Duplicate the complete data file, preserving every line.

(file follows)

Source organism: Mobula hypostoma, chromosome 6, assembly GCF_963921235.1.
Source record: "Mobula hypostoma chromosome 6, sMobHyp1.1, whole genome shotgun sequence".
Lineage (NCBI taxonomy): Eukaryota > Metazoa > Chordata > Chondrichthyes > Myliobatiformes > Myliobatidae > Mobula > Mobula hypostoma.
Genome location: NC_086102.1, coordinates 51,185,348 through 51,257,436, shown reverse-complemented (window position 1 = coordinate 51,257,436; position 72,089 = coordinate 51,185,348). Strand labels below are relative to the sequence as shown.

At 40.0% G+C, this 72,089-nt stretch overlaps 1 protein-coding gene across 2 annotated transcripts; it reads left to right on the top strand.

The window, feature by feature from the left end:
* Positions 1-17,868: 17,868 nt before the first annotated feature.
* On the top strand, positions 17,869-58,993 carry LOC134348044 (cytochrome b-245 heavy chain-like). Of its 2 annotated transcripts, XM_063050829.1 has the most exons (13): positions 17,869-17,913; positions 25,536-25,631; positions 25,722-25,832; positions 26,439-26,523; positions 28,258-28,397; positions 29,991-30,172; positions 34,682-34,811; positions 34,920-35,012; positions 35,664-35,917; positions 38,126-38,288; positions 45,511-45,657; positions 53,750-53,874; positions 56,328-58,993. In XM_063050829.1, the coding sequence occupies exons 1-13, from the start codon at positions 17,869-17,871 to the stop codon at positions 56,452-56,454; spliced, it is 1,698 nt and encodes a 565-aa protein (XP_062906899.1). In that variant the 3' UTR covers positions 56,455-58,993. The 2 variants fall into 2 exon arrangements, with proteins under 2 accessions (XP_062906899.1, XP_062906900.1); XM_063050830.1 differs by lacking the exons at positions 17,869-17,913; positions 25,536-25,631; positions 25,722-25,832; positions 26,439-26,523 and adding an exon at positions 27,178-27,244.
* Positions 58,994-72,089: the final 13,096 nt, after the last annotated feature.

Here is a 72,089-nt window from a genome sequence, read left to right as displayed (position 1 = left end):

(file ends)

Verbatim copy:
Source organism: Mobula hypostoma, chromosome 6, assembly GCF_963921235.1.
Source record: "Mobula hypostoma chromosome 6, sMobHyp1.1, whole genome shotgun sequence".
Lineage (NCBI taxonomy): Eukaryota > Metazoa > Chordata > Chondrichthyes > Myliobatiformes > Myliobatidae > Mobula > Mobula hypostoma.
Genome location: NC_086102.1, coordinates 51,185,348 through 51,257,436, shown reverse-complemented (window position 1 = coordinate 51,257,436; position 72,089 = coordinate 51,185,348). Strand labels below are relative to the sequence as shown.

At 40.0% G+C, this 72,089-nt stretch overlaps 1 protein-coding gene across 2 annotated transcripts; it reads left to right on the top strand.

The window, feature by feature from the left end:
* Positions 1-17,868: 17,868 nt before the first annotated feature.
* On the top strand, positions 17,869-58,993 carry LOC134348044 (cytochrome b-245 heavy chain-like). Of its 2 annotated transcripts, XM_063050829.1 has the most exons (13): positions 17,869-17,913; positions 25,536-25,631; positions 25,722-25,832; positions 26,439-26,523; positions 28,258-28,397; positions 29,991-30,172; positions 34,682-34,811; positions 34,920-35,012; positions 35,664-35,917; positions 38,126-38,288; positions 45,511-45,657; positions 53,750-53,874; positions 56,328-58,993. In XM_063050829.1, the coding sequence occupies exons 1-13, from the start codon at positions 17,869-17,871 to the stop codon at positions 56,452-56,454; spliced, it is 1,698 nt and encodes a 565-aa protein (XP_062906899.1). In that variant the 3' UTR covers positions 56,455-58,993. The 2 variants fall into 2 exon arrangements, with proteins under 2 accessions (XP_062906899.1, XP_062906900.1); XM_063050830.1 differs by lacking the exons at positions 17,869-17,913; positions 25,536-25,631; positions 25,722-25,832; positions 26,439-26,523 and adding an exon at positions 27,178-27,244.
* Positions 58,994-72,089: the final 13,096 nt, after the last annotated feature.

Here is a 72,089-nt window from a genome sequence, read left to right as displayed (position 1 = left end):